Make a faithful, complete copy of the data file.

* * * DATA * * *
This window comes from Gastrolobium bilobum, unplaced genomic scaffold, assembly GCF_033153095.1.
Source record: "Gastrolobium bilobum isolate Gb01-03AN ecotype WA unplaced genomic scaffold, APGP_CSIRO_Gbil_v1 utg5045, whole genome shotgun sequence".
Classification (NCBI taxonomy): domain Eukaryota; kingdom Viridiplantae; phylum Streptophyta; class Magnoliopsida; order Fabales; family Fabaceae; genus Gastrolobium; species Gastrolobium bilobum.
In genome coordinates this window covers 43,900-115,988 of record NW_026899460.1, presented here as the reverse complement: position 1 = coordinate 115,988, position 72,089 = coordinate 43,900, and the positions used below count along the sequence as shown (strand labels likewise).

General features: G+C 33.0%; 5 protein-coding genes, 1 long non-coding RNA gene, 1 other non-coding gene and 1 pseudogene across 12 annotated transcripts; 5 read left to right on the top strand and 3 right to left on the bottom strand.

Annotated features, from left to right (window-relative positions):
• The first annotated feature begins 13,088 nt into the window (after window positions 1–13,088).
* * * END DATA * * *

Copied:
This window comes from Gastrolobium bilobum, unplaced genomic scaffold, assembly GCF_033153095.1.
Source record: "Gastrolobium bilobum isolate Gb01-03AN ecotype WA unplaced genomic scaffold, APGP_CSIRO_Gbil_v1 utg5045, whole genome shotgun sequence".
Classification (NCBI taxonomy): domain Eukaryota; kingdom Viridiplantae; phylum Streptophyta; class Magnoliopsida; order Fabales; family Fabaceae; genus Gastrolobium; species Gastrolobium bilobum.
In genome coordinates this window covers 43,900-115,988 of record NW_026899460.1, presented here as the reverse complement: position 1 = coordinate 115,988, position 72,089 = coordinate 43,900, and the positions used below count along the sequence as shown (strand labels likewise).

General features: G+C 33.0%; 5 protein-coding genes, 1 long non-coding RNA gene, 1 other non-coding gene and 1 pseudogene across 12 annotated transcripts; 5 read left to right on the top strand and 3 right to left on the bottom strand.

Annotated features, from left to right (window-relative positions):
• The first annotated feature begins 13,088 nt into the window (after window positions 1–13,088).